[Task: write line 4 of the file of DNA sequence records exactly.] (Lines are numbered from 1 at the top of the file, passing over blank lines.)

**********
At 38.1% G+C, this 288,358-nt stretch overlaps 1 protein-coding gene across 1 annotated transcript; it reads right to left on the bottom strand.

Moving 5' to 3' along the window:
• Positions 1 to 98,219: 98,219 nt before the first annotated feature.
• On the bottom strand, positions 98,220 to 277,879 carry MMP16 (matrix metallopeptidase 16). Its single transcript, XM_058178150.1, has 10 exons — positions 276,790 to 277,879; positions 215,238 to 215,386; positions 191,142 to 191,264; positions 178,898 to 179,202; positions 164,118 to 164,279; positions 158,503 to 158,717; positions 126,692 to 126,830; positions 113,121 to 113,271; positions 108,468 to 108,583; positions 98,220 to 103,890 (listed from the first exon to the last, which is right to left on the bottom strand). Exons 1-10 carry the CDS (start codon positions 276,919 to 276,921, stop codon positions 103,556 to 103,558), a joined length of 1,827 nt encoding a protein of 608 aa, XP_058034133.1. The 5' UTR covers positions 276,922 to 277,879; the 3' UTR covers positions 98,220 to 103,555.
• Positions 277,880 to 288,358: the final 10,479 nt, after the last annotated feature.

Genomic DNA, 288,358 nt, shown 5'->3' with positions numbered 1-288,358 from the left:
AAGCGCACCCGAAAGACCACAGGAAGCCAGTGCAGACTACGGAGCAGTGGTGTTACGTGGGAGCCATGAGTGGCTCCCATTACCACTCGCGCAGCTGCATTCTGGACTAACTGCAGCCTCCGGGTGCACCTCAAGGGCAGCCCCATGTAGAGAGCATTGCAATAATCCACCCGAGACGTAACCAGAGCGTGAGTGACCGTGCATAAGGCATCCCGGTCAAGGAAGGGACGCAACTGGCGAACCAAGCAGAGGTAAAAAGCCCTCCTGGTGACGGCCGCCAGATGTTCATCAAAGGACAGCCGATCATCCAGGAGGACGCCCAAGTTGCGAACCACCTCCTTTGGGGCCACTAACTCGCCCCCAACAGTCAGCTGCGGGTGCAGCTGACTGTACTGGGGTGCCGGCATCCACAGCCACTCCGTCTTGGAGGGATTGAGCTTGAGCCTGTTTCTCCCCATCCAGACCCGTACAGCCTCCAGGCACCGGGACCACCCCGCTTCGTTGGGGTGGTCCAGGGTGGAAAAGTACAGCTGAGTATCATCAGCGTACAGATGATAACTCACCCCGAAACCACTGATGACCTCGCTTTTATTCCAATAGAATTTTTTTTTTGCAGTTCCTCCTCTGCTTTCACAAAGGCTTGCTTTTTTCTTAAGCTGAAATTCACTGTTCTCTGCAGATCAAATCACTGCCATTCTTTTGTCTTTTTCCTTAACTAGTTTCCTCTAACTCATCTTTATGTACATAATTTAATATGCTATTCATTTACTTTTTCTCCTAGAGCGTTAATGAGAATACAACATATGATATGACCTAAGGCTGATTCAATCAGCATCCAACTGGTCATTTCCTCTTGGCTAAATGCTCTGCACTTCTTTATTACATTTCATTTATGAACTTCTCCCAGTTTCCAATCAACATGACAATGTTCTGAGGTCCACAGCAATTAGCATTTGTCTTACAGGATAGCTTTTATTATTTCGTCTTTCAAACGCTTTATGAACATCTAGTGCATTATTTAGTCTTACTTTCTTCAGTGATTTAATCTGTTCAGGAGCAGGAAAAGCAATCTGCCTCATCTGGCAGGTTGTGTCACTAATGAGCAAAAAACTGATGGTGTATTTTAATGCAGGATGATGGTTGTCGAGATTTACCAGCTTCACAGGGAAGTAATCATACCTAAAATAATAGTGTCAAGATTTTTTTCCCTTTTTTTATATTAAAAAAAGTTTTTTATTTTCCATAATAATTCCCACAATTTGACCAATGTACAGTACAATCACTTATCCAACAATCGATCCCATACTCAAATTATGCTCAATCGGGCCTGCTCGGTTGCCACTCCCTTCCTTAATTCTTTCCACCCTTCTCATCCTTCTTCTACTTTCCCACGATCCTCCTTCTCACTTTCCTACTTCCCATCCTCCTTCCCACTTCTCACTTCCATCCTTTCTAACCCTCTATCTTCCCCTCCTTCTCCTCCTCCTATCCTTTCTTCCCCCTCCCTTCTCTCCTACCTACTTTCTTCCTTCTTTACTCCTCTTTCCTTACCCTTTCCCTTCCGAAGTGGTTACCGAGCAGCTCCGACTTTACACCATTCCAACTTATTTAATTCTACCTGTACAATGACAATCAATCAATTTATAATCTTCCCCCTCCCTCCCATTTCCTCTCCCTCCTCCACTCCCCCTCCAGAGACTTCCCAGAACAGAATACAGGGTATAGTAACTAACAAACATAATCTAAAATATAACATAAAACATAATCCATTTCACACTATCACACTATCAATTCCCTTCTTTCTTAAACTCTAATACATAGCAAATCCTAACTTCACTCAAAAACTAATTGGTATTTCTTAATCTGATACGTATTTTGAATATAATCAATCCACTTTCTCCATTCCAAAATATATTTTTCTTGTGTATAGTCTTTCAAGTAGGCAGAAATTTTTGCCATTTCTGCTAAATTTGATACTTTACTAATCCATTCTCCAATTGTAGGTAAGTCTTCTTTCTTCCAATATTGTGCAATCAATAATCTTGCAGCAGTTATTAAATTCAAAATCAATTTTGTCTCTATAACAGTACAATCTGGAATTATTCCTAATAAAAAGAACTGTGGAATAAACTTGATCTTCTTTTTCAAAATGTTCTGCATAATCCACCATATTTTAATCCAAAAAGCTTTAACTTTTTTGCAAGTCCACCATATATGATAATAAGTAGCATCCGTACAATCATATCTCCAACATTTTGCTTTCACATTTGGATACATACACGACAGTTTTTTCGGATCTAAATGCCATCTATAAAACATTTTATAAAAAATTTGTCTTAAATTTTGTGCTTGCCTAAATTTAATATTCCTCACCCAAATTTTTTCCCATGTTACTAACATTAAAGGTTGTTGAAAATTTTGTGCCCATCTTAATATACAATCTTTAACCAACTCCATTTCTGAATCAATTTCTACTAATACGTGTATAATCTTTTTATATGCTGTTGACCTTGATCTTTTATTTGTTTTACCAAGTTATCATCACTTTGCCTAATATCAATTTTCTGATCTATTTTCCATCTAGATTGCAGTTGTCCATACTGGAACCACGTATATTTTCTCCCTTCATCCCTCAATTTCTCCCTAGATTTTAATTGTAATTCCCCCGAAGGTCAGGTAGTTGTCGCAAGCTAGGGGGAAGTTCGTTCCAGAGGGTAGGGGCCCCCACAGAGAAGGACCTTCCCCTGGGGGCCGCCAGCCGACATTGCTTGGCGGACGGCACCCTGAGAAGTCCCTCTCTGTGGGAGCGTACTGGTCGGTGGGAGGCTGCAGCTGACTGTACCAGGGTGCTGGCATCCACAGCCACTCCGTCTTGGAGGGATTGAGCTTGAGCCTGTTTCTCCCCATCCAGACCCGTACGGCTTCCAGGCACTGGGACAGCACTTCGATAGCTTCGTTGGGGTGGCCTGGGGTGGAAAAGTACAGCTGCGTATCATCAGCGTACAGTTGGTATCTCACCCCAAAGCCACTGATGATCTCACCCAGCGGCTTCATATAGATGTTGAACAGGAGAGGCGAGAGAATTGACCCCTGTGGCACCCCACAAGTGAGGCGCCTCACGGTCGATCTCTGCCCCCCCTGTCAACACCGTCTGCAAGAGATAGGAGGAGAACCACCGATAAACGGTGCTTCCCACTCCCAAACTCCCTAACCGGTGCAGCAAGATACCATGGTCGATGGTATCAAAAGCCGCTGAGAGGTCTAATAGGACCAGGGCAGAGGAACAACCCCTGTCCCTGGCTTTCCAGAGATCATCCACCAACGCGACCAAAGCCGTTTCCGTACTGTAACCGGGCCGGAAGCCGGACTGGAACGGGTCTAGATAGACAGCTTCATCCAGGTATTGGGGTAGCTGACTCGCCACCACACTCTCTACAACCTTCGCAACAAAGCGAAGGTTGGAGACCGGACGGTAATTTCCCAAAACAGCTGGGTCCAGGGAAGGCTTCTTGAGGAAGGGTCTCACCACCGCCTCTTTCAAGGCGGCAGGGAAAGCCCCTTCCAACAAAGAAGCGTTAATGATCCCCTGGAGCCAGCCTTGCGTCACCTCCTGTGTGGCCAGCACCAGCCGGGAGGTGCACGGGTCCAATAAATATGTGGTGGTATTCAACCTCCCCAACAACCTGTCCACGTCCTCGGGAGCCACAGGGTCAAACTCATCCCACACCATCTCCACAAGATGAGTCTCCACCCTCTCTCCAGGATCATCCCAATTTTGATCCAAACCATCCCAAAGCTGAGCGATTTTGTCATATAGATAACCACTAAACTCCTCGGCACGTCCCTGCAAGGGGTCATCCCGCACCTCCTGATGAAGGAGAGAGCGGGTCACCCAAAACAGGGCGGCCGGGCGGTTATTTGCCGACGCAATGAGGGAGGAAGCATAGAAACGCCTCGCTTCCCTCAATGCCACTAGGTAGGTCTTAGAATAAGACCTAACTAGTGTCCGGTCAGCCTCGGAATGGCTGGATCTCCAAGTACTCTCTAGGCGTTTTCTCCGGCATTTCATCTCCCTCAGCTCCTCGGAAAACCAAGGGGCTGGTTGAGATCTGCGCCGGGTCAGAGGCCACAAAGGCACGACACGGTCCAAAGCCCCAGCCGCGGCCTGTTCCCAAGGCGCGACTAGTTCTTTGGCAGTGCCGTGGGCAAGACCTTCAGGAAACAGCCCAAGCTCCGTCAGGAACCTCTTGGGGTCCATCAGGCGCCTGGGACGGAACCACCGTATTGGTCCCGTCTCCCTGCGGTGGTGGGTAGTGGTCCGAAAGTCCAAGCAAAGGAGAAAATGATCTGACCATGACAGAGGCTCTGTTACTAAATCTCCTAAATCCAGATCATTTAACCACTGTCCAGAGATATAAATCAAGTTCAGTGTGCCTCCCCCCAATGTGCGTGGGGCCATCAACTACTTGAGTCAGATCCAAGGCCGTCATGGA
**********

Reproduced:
• On the bottom strand, positions 98,220 to 277,879 carry MMP16 (matrix metallopeptidase 16). Its single transcript, XM_058178150.1, has 10 exons — positions 276,790 to 277,879; positions 215,238 to 215,386; positions 191,142 to 191,264; positions 178,898 to 179,202; positions 164,118 to 164,279; positions 158,503 to 158,717; positions 126,692 to 126,830; positions 113,121 to 113,271; positions 108,468 to 108,583; positions 98,220 to 103,890 (listed from the first exon to the last, which is right to left on the bottom strand). Exons 1-10 carry the CDS (start codon positions 276,919 to 276,921, stop codon positions 103,556 to 103,558), a joined length of 1,827 nt encoding a protein of 608 aa, XP_058034133.1. The 5' UTR covers positions 276,922 to 277,879; the 3' UTR covers positions 98,220 to 103,555.